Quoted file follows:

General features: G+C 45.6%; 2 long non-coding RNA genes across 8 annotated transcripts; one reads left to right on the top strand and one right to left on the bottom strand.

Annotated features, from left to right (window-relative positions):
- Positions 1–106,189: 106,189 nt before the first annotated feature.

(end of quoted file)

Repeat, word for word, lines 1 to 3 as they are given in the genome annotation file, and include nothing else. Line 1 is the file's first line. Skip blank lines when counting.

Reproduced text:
General features: G+C 45.6%; 2 long non-coding RNA genes across 8 annotated transcripts; one reads left to right on the top strand and one right to left on the bottom strand.

Annotated features, from left to right (window-relative positions):
- Positions 1–106,189: 106,189 nt before the first annotated feature.